In 1911, the Encyclopaedia Britannica stated, “The term ‘Moors’ has no real ethnological value.” This is because, at different times in history, the term has been used to refer to people of Berber, Black African and Arab descent.

For most people reading this blog, the most recognizable Moor is probably Othello, who, on stage, is almost always portrayed as a Black African. After all, the characters in the play, including Othello himself, refer to him as “black,” and modern audiences understand that term in a specific way.

But I’ve always wanted to see a production that portrayed Othello as an Arab.

Elizabethan Englishmen viewed the Muslim Middle East — at that time, dominated by the Ottoman Turks — as theocratic, totalitarian and backwards, dominated by sadistic dictators. The Empire was expanding into Europe and was a source of great fear for the West. And so, an Arab Othello would have been quite the interesting dynamic on stage: an Arab fighting against Arabs to protect Christendom.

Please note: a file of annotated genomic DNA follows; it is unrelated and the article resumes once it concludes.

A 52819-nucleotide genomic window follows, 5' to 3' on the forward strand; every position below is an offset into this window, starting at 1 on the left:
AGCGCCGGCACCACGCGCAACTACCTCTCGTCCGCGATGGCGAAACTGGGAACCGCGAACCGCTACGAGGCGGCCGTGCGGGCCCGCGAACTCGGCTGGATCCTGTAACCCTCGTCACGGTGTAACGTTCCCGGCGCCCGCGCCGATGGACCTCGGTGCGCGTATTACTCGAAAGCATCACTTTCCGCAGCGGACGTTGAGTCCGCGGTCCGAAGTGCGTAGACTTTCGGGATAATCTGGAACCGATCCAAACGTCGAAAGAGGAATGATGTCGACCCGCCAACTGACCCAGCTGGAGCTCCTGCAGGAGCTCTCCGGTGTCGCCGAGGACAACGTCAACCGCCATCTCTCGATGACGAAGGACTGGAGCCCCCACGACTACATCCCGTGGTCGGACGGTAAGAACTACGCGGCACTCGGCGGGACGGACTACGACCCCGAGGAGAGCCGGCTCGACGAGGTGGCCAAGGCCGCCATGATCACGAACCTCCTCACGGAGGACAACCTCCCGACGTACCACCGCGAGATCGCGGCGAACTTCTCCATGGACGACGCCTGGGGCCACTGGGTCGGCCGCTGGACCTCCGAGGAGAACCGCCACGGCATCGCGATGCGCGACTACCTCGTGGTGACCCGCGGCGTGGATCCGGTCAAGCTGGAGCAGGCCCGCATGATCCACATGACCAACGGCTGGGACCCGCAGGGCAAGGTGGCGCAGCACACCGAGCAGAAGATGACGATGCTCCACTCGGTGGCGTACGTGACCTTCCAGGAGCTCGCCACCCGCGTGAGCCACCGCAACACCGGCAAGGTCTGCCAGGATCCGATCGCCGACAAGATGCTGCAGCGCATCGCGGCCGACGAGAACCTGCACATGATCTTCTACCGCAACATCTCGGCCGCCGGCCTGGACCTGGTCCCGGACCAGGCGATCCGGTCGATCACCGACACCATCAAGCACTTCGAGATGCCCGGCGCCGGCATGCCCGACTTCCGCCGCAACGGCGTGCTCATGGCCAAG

And how do we, in our modern culture, view the Muslim Middle East? Since 9/11, we have cultivated an image of the region as theocratic, totalitarian and backwards, dominated by sadistic dictators. And there has been much fear of another terrorist attack from them. While no two political realities are identical, there is much similarity. So wouldn’t it be interesting to put that dynamic on stage? Othello the Arab, fighting against the enemy we fear the most: his own people.

Any directors reading this are more than welcome to steal the idea. 😉

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